If you are in a big city, 250 solid leads can be all you need. In a smaller town or region, you will need a few more, say 350. You do not get them all at one time. You must begin to gather them, research them, know who they are and what they do, and then begin to push your work out on a solid, irreversible, and consistent schedule. Failure to do this will create a huge problem for growth. This is not up for debate.
How many new portfolio images are you making each week?
Yes, week. If you are not adding at least one image to your portfolio per week, then what the hell business are you in? This is what we do. This is what we show our clients we do. This is not optional, nor is it something we ignore for a time while awaiting the muse to strike us silly in the middle of the night. It is our job, our number one job. To not understand that is to go swimming with anchors on your legs.
Do you know your numbers?
If I say KPI, do you know what it means? Do you know and track your KPI? How about a P&L? How much do you spend on advertising or promotion? How much profit did you have last year? Did you know that your net is not profit unless you have set yourself a salary? Not knowing the numbers of your business can lead to making bad decisions, wasting money, or ending up behind the 8-ball at a crucial time.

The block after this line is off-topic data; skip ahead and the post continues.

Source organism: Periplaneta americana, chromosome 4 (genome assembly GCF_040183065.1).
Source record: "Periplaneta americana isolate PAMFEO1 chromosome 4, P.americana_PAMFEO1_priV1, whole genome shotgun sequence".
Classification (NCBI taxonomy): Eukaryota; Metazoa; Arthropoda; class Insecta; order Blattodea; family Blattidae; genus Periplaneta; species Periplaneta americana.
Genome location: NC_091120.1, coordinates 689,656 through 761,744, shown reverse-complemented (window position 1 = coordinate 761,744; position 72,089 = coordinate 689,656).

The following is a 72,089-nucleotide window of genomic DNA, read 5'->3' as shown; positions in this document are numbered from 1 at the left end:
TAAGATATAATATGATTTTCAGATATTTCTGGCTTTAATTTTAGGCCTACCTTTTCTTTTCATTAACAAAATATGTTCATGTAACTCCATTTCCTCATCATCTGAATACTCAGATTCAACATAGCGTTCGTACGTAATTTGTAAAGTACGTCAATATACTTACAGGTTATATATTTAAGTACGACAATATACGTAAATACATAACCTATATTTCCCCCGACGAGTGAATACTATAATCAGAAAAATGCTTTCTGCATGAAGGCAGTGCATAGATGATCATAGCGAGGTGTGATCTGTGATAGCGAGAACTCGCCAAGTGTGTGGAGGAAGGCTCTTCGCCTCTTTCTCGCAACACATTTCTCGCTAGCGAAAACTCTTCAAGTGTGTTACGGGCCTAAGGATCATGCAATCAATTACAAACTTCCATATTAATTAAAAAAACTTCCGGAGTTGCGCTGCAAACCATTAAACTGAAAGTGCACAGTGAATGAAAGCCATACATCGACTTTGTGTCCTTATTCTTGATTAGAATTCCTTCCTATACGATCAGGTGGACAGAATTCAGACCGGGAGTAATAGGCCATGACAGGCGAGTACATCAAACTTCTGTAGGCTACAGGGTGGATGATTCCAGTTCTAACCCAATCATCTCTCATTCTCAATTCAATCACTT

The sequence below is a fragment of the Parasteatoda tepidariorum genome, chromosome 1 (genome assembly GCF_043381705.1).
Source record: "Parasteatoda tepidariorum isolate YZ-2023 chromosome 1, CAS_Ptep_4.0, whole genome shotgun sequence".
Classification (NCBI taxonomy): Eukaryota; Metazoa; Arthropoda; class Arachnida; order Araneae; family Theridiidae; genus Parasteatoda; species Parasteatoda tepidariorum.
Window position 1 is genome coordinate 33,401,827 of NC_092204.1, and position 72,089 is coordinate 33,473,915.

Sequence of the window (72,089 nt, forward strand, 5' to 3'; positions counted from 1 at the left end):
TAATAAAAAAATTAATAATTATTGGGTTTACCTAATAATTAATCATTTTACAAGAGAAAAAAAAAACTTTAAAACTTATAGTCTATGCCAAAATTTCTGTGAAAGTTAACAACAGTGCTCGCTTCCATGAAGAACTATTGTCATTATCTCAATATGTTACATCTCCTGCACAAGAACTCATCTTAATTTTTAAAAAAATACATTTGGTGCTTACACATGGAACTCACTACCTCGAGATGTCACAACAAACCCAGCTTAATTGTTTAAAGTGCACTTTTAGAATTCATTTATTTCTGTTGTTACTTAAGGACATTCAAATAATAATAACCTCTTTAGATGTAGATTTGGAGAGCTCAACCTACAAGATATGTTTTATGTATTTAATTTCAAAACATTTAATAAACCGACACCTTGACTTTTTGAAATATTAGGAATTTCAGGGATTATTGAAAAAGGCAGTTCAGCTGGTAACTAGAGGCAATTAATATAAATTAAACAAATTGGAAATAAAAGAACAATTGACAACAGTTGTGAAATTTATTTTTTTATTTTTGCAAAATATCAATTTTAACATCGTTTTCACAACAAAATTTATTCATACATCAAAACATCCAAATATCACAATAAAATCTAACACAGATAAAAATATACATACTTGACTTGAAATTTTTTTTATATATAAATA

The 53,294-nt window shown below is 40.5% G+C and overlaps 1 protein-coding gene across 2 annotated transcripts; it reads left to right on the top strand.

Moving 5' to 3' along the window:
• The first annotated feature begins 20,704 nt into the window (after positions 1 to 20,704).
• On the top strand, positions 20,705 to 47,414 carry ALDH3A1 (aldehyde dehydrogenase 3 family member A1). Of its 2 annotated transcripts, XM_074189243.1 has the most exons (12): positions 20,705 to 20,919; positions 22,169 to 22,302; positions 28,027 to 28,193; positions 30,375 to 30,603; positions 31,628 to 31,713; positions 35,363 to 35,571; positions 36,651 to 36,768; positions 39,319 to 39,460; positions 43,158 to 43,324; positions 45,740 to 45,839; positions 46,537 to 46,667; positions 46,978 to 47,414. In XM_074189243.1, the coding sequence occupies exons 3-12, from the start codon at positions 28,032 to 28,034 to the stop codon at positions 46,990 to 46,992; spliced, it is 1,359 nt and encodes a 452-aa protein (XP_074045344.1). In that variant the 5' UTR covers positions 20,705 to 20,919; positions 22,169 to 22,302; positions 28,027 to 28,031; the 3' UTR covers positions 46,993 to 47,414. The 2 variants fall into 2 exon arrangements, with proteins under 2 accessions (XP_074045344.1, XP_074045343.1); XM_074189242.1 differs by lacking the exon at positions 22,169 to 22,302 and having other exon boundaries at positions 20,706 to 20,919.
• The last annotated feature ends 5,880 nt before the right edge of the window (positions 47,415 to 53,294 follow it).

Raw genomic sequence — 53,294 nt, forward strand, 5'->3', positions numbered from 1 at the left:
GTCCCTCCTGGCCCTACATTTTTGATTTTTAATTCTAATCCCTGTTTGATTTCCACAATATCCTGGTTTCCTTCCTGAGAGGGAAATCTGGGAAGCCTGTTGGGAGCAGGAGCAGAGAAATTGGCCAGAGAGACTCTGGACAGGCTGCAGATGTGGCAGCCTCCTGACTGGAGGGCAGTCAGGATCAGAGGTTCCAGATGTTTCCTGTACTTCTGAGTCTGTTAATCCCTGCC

How strong is your contract?
You do have a contract. I know you do because you follow me and know how much I believe in rock-solid, well-presented contracts. Are you protected against a non-paying client? What happens if the client cancels or doesn’t take possession of the images? Who is responsible if someone, even someone who signed a model release, decides to go nuts and sue? What about if the client decides the model you hired or the food stylist is not what they had in mind and wants a reshoot on your dime? Contracts can be boring until you need yours to fend off a disaster. Ya know.
Do you know how to sell?
Because everything we do is sales. Yeah, I know, you don’t want to be a salesperson, and selling is such a turnoff, and yadda yadda yadda. Talk to the hand. You have only one other choice, and it doesn’t involve using cameras at any point in your day, but you’re gonna know how to flip a fry basket. It is a sales business. Whether you like it or not is irrelevant. But it doesn’t have to be icky or painful if you do it right and with your own twist on it if you don’t know how to learn to sell.
OK, so how’d you do? Do you see what you are doing right? Are there any places where you could do better?
If there are, you now have a list, a roadmap, to where you need to put some attention. And we cover all this and more in my Client Acquisition Sprint for Serious Photographers, which incidentally is starting this Monday.
See what I did there?
About Don Giannatti
Don Giannatti is a photographer, writer, designer, entrepreneur, and avid motorcyclist. After enjoying a 40-plus-year career as a commercial photographer, he has successfully mentored hundreds of students through his Project 52 Pro system and helped them transition into full or part-time commercial photography. He has owned studios in Phoenix, LA, Chicago, and New York and has been a guest instructor on CreativeLive. You can subscribe to his newsletter In The Frame. This article was also published here and shared with permission.
We love it when our readers get in touch with us to share their stories. This article was contributed to DIYP by a member of our community. If you would like to contribute an article, please contact us here.